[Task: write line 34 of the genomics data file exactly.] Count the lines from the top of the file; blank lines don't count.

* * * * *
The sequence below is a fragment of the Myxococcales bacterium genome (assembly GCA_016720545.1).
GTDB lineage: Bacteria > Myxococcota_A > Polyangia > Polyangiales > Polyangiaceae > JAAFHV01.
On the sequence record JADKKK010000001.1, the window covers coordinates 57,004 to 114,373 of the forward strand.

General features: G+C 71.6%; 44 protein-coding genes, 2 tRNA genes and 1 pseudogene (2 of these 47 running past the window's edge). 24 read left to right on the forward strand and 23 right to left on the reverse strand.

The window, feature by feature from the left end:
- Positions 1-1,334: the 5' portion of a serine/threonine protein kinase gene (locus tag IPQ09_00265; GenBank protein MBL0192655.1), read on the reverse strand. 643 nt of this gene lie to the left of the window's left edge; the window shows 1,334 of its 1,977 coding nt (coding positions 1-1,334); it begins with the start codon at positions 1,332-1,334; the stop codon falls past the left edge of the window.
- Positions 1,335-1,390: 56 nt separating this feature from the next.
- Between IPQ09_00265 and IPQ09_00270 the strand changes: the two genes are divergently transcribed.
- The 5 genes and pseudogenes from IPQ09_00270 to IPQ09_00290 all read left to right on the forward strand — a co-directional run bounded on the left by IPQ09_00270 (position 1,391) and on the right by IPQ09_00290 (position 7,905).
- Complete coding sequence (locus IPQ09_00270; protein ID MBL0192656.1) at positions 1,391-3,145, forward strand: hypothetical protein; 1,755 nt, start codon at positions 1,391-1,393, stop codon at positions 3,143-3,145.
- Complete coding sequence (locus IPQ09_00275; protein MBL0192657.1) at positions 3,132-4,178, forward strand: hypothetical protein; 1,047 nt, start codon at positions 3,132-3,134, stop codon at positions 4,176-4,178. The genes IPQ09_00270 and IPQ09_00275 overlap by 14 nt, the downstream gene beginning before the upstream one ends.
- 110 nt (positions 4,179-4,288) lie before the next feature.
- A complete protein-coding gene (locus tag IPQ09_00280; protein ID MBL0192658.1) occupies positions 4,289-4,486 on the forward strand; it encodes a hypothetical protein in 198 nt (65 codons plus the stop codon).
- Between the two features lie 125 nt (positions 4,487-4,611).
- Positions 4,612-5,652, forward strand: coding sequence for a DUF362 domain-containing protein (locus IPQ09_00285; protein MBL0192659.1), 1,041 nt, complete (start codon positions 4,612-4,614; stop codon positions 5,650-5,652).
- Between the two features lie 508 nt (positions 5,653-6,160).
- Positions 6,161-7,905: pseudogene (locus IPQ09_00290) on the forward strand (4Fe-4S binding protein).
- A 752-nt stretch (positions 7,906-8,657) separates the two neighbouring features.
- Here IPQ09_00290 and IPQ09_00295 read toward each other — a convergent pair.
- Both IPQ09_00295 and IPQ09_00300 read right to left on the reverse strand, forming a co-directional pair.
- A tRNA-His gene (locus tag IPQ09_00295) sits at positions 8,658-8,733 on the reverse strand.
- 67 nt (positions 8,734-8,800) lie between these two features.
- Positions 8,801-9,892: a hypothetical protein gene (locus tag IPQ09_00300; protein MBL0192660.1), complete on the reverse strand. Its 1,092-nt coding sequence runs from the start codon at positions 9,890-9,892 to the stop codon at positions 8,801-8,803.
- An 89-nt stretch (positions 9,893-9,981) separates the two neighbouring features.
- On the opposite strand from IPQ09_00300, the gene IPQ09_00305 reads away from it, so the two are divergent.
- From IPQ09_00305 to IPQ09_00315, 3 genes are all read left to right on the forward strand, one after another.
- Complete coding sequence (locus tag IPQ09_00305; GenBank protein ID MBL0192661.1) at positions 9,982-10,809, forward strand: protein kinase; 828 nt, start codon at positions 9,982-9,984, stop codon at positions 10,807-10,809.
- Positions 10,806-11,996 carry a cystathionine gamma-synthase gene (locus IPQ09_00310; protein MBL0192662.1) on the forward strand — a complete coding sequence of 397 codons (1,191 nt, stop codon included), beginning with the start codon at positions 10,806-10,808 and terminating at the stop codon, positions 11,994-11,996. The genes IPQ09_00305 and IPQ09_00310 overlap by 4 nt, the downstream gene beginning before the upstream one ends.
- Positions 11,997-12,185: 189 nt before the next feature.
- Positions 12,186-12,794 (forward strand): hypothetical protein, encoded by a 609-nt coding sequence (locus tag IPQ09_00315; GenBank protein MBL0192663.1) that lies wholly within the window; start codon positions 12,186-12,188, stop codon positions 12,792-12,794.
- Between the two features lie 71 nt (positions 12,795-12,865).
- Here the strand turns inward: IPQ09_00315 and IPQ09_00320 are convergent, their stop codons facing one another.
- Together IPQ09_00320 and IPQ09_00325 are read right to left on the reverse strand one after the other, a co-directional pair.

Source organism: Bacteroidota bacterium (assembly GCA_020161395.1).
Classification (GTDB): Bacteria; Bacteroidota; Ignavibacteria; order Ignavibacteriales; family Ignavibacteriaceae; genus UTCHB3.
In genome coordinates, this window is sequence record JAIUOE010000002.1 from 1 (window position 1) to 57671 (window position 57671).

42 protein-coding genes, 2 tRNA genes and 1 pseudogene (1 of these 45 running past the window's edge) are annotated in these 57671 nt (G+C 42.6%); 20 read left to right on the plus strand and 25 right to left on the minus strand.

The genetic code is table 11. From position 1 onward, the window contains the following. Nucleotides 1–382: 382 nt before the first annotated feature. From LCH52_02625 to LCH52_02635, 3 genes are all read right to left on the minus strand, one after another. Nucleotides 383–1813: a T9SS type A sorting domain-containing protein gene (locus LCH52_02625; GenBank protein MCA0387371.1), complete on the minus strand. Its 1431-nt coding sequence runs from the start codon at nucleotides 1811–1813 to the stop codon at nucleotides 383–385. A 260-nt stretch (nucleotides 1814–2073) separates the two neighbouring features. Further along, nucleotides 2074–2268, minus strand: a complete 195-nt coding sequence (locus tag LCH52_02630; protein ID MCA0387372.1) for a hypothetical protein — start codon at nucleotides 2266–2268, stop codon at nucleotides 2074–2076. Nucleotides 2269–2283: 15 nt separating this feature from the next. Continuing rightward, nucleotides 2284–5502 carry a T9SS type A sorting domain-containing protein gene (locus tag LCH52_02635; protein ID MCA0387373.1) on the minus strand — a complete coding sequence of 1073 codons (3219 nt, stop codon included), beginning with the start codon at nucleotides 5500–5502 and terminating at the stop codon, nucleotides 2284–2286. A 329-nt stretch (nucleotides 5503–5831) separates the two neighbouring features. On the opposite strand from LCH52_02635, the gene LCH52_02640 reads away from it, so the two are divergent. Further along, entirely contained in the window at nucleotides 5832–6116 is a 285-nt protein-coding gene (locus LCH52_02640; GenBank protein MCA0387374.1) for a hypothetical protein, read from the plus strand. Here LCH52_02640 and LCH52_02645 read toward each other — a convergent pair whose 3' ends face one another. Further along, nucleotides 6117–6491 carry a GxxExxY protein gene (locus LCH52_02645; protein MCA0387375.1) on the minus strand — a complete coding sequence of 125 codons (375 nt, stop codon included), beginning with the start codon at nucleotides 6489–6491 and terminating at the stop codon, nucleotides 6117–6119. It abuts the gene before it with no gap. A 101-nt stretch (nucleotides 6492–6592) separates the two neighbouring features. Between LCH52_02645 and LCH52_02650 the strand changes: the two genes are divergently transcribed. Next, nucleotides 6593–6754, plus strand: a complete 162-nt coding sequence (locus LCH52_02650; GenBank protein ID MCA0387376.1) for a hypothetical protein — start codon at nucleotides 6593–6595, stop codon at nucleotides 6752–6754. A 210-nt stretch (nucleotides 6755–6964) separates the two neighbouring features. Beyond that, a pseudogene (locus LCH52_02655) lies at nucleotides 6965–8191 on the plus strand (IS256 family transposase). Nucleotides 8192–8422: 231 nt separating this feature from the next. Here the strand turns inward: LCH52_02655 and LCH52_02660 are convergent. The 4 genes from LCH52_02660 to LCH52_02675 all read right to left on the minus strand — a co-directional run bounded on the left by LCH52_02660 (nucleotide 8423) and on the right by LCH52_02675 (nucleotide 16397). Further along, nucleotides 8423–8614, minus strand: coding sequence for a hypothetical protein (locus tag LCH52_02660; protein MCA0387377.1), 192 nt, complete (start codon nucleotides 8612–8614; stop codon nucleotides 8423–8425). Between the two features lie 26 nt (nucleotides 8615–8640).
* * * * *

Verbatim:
Source organism: Bacteroidota bacterium (assembly GCA_020161395.1).